I would like to learn how to root a pear, would be interested in any method. Thanks
Since I've not been successful at it I'm going to say it's hard to do- I think others here have said the same thing. You might have some luck air-layering; I wish I could recall the poster here who speaks well to this. Perhaps they'll comment.
Remember that pear grown on its own rootstock will be a full-sized tree upon maturity, won't start to bear very soon, and is likely to be sensitive to fireblight. But it is done and you may well prefer it.
I've seen reports from 'oldtimers' that some pear varieties root easily by just sticking a cutting in the ground - but I never had any success doing that, even with 'juvenile' cuttings from clonally-produced(stooled) rootstocks.
One thing that *might* be successful is doing the 'toothpick' trick - around Aug 1, take your pocketknife and make a stab incision all the way through the stem, just above a point where the present year's growth commenced, and stick a wooden toothpick through, to hold the wound open. Callus tissue will form there, as the tree begins to 'heal' the wound. Around Nov 1, cut below the wound you made, dip in your choice of rooting hormone preparation, and stick in appropriate potting medium. Many plants will develop roots from that meristematic callus tissue over winter, and the cutting will take off in spring. It's worth a try...
Thank you both for the thoughtful replys. Lucky_, I will try the toothpick method.
Travis Callahan of Nafex southern pear group recently wrote me that it was possible to root cuttings from the Leconte pear. I have a Leconte and will try it out this comming year. He saw a closely packed line of lecontes that were propagated that way on an old farm some years ago.
From a recent email:
"I located several documented 130 year old Leconte pears growing as a fence line fifty miles from me. That proved that Leconte would start from cuttings. I spoke to the 92 year old owner ( a Man named Marie Durand) who told me that his father had told him of the day that he and his own father had "stuck limbs of the family pear tree into the ground to grow a fence".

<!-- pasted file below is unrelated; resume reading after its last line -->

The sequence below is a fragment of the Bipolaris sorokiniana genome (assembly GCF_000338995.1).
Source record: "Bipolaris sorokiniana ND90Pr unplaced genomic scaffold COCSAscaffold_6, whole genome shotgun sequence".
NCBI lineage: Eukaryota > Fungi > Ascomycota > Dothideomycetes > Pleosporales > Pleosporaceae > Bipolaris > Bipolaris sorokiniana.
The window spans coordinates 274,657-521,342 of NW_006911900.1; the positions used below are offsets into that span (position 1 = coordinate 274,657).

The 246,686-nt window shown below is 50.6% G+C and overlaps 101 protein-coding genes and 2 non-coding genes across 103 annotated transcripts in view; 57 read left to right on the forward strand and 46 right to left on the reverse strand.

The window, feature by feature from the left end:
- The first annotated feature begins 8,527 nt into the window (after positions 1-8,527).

Reviving this old thread as I think have been successfull rooting my Seckel pear and pretty much by accident. I was going through my fridge in July? and throwing out some old scion probably cut in Jan. that I had not used or shipped out. I noticed the Seckel was very calused up and the bud swelled but looking fine. The cuttings were probably 15 inch an I decided to just group stick them in a 15 Gal pot of a old potting mix. I have 4 of the 8 that still have couple leaf as of today and the wood appears sound and alive. I was going to verify root by dumping them out and potting individually, but at least today I decided to wait until spring easier to winter them in that large pot, but I am dying to check the roots. They had really no care, but in shade and got a little moisture from a sprinkler I have setup for my young potted area.
It might be beneficial to do it similarly to grapes:
Take dormant cuttings in fall put some root gel on the cuttings and stick em in the ground for the winter.
The fact that stooling works (or worked) as a routine method for mass propagation of certain pear rootstock gives considerable reason for optimism in airlayering.
Strudeldog, How were your scions stored in the fridge?
Just a bundle wrapped in damp paper in a trash bag tied shut in the fridge. I don't want to disturb them until spring, but I would think to hold leaves this long there would have to be supporting roots. The leaves are dropping now of course.